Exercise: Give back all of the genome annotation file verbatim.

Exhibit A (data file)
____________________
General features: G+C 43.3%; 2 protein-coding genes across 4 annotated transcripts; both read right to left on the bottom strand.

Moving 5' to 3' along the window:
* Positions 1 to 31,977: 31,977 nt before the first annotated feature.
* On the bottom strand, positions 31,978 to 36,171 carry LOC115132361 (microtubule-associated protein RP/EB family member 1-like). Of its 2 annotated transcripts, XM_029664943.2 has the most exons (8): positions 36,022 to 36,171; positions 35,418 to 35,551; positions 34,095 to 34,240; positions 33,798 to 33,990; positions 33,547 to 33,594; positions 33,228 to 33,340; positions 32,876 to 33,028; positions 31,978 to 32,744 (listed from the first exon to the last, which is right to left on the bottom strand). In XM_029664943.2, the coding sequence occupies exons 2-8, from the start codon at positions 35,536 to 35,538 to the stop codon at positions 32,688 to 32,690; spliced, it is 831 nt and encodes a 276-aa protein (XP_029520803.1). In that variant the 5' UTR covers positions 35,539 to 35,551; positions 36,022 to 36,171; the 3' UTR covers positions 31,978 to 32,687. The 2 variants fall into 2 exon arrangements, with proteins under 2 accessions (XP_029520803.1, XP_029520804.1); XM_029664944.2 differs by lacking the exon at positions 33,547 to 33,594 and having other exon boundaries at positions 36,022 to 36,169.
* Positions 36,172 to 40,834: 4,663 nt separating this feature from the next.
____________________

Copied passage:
General features: G+C 43.3%; 2 protein-coding genes across 4 annotated transcripts; both read right to left on the bottom strand.

Moving 5' to 3' along the window:
* Positions 1 to 31,977: 31,977 nt before the first annotated feature.
* On the bottom strand, positions 31,978 to 36,171 carry LOC115132361 (microtubule-associated protein RP/EB family member 1-like). Of its 2 annotated transcripts, XM_029664943.2 has the most exons (8): positions 36,022 to 36,171; positions 35,418 to 35,551; positions 34,095 to 34,240; positions 33,798 to 33,990; positions 33,547 to 33,594; positions 33,228 to 33,340; positions 32,876 to 33,028; positions 31,978 to 32,744 (listed from the first exon to the last, which is right to left on the bottom strand). In XM_029664943.2, the coding sequence occupies exons 2-8, from the start codon at positions 35,536 to 35,538 to the stop codon at positions 32,688 to 32,690; spliced, it is 831 nt and encodes a 276-aa protein (XP_029520803.1). In that variant the 5' UTR covers positions 35,539 to 35,551; positions 36,022 to 36,171; the 3' UTR covers positions 31,978 to 32,687. The 2 variants fall into 2 exon arrangements, with proteins under 2 accessions (XP_029520803.1, XP_029520804.1); XM_029664944.2 differs by lacking the exon at positions 33,547 to 33,594 and having other exon boundaries at positions 36,022 to 36,169.
* Positions 36,172 to 40,834: 4,663 nt separating this feature from the next.